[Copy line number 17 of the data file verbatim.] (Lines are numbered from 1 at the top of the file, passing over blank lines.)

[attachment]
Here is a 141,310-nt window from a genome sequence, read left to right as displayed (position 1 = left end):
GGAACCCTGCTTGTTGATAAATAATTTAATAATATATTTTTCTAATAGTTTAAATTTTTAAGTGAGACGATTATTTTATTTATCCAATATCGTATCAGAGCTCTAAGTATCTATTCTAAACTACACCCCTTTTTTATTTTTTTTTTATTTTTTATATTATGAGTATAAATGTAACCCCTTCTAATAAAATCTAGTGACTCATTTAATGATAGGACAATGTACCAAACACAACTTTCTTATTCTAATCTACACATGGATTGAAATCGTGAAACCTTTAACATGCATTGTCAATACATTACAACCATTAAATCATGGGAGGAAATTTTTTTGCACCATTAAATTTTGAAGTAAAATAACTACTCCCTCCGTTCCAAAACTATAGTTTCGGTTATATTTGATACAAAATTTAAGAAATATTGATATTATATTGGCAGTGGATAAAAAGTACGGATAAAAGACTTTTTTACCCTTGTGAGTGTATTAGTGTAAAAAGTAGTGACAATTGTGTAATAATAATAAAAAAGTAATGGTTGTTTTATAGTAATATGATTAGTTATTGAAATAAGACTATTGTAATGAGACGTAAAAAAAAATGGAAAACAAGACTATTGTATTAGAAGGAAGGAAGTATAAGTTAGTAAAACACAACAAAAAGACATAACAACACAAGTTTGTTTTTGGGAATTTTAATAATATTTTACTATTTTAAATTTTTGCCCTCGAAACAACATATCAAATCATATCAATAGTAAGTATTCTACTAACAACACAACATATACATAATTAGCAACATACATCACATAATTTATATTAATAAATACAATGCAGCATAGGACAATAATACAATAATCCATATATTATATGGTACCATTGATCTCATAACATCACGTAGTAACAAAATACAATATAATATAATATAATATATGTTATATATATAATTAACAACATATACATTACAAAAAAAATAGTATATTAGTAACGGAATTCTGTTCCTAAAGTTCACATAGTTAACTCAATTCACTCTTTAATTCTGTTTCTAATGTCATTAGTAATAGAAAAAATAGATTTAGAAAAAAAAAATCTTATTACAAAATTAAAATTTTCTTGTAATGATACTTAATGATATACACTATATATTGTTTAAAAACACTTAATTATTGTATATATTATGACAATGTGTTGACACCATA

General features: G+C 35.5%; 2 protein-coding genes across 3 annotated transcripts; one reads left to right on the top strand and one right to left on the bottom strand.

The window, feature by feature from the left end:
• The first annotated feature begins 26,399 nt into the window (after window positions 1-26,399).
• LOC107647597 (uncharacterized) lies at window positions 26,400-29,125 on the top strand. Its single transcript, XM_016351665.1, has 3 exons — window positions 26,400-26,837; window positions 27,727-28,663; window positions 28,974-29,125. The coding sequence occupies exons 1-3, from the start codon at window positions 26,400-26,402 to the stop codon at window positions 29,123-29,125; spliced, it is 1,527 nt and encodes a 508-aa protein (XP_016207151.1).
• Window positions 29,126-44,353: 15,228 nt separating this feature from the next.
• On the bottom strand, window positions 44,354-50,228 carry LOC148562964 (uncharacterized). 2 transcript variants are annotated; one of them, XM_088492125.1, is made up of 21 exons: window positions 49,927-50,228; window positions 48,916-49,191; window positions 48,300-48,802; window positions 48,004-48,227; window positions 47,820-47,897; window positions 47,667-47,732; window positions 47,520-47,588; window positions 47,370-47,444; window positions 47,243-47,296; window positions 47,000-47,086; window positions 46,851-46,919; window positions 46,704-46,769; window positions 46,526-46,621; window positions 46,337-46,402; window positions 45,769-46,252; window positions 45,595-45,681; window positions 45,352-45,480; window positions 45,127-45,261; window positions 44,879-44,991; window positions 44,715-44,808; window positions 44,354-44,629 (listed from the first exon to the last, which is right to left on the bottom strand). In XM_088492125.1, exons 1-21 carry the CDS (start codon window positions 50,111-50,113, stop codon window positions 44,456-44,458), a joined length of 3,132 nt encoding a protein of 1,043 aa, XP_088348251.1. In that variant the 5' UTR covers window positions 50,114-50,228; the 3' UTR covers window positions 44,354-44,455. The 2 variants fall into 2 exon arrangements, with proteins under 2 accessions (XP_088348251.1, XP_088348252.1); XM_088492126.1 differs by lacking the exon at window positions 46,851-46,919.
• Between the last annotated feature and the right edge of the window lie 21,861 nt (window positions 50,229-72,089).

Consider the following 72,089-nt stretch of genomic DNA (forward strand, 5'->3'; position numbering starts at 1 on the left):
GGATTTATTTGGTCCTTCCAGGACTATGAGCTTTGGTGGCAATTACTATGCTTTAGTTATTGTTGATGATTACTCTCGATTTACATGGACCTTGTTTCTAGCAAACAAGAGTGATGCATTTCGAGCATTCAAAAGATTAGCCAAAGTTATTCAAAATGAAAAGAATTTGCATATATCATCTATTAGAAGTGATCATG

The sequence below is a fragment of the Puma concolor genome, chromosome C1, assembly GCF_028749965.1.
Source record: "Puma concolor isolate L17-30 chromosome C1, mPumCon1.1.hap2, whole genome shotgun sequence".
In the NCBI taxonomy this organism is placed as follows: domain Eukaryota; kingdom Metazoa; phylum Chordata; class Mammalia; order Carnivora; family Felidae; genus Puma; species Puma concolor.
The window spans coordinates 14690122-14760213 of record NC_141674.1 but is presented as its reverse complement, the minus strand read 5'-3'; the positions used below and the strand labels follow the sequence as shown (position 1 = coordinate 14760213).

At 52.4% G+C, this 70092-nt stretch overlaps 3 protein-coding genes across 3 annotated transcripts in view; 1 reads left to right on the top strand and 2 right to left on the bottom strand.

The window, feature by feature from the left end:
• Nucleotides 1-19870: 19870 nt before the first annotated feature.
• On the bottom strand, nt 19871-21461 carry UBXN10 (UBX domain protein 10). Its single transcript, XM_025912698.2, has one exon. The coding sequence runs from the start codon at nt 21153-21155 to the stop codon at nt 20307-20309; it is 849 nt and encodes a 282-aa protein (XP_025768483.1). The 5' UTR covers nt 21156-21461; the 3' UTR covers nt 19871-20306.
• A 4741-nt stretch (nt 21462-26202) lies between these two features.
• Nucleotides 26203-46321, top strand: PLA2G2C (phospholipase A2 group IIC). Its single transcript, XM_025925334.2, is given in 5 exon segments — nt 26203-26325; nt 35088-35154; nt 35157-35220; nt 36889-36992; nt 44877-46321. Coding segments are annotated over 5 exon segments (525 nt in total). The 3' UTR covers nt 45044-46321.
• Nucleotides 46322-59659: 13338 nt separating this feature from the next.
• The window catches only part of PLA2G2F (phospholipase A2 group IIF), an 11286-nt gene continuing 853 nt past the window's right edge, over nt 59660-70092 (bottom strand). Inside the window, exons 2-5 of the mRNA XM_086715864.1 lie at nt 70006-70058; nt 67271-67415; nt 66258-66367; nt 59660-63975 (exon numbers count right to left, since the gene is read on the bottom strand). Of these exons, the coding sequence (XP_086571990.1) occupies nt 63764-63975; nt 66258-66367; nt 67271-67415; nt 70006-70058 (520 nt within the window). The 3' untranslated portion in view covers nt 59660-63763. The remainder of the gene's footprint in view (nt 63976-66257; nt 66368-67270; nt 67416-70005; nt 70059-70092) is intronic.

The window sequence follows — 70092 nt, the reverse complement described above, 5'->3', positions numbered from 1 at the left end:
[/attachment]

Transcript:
The window, feature by feature from the left end: